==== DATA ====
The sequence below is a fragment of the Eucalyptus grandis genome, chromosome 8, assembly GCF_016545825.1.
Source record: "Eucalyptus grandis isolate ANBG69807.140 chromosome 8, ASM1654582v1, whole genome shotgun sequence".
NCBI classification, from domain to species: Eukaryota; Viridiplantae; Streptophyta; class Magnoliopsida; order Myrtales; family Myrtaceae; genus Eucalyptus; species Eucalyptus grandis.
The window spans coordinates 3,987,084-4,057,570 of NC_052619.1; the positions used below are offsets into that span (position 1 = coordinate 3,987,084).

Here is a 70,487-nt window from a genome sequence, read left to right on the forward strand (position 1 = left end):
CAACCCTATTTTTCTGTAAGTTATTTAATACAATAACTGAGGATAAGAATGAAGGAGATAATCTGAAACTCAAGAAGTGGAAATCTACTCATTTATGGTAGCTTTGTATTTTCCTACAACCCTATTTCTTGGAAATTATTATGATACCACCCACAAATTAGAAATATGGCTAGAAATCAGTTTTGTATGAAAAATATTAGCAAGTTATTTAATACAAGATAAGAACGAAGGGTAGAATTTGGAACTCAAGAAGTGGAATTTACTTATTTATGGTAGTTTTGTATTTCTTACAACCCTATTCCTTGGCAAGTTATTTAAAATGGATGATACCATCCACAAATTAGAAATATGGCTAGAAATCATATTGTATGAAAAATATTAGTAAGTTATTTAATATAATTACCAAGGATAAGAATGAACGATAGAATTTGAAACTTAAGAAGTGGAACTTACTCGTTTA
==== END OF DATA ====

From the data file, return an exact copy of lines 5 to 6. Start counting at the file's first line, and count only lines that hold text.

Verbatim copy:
Here is a 70,487-nt window from a genome sequence, read left to right on the forward strand (position 1 = left end):
CAACCCTATTTTTCTGTAAGTTATTTAATACAATAACTGAGGATAAGAATGAAGGAGATAATCTGAAACTCAAGAAGTGGAAATCTACTCATTTATGGTAGCTTTGTATTTTCCTACAACCCTATTTCTTGGAAATTATTATGATACCACCCACAAATTAGAAATATGGCTAGAAATCAGTTTTGTATGAAAAATATTAGCAAGTTATTTAATACAAGATAAGAACGAAGGGTAGAATTTGGAACTCAAGAAGTGGAATTTACTTATTTATGGTAGTTTTGTATTTCTTACAACCCTATTCCTTGGCAAGTTATTTAAAATGGATGATACCATCCACAAATTAGAAATATGGCTAGAAATCATATTGTATGAAAAATATTAGTAAGTTATTTAATATAATTACCAAGGATAAGAATGAACGATAGAATTTGAAACTTAAGAAGTGGAACTTACTCGTTTA